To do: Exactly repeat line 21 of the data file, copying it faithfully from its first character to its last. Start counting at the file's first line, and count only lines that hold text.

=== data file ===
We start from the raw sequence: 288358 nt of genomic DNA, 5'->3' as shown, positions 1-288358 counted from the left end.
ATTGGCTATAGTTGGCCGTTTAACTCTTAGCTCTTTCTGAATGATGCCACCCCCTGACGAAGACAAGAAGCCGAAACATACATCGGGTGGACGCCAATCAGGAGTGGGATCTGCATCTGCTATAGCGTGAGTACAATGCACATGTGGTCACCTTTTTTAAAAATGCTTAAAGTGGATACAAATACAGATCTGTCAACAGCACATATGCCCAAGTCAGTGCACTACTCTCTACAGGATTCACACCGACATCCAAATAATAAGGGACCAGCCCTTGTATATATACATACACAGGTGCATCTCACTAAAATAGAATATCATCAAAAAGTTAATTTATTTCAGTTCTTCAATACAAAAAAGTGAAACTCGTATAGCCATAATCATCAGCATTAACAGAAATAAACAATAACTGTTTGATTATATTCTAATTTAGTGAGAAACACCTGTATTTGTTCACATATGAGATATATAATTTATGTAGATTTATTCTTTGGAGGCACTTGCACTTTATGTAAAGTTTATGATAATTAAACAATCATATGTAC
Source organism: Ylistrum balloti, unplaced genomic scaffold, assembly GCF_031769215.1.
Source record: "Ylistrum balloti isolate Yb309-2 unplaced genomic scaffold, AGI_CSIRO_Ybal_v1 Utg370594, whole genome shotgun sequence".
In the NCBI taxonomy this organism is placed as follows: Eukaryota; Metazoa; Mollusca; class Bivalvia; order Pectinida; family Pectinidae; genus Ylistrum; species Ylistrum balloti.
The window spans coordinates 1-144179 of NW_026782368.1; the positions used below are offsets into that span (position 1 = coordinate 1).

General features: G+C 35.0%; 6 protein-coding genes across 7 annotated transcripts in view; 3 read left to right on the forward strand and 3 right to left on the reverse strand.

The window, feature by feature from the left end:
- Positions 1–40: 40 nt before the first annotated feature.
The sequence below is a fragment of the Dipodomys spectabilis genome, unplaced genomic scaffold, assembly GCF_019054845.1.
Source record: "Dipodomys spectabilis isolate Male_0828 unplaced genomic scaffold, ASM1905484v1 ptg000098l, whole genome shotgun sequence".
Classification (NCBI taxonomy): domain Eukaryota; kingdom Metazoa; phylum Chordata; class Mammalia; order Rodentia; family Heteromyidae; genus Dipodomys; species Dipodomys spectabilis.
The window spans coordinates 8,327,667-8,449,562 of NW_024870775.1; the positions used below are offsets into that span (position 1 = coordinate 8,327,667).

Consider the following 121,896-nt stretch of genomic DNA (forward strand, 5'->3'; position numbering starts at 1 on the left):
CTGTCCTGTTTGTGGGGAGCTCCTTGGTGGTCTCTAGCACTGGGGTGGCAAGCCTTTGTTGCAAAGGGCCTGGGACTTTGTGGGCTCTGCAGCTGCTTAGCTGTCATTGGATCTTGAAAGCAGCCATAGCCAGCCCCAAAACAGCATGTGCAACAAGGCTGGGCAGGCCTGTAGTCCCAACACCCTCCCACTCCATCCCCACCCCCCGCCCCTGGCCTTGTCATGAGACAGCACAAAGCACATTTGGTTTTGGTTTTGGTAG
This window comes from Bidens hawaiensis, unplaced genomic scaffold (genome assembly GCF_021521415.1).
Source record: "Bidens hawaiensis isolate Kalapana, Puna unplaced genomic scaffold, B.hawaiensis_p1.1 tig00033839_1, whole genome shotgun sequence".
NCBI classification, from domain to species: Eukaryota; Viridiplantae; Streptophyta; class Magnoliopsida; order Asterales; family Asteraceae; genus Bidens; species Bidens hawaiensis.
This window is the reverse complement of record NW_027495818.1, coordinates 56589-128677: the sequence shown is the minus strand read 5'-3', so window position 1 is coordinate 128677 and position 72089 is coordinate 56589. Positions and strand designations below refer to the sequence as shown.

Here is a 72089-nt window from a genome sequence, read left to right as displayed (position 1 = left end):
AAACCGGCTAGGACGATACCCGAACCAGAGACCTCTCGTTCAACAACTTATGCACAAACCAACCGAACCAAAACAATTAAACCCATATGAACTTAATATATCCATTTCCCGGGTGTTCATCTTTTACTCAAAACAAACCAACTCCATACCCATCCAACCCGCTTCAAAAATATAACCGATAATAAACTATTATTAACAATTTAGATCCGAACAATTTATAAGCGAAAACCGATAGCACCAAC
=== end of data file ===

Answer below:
AAACCGGCTAGGACGATACCCGAACCAGAGACCTCTCGTTCAACAACTTATGCACAAACCAACCGAACCAAAACAATTAAACCCATATGAACTTAATATATCCATTTCCCGGGTGTTCATCTTTTACTCAAAACAAACCAACTCCATACCCATCCAACCCGCTTCAAAAATATAACCGATAATAAACTATTATTAACAATTTAGATCCGAACAATTTATAAGCGAAAACCGATAGCACCAAC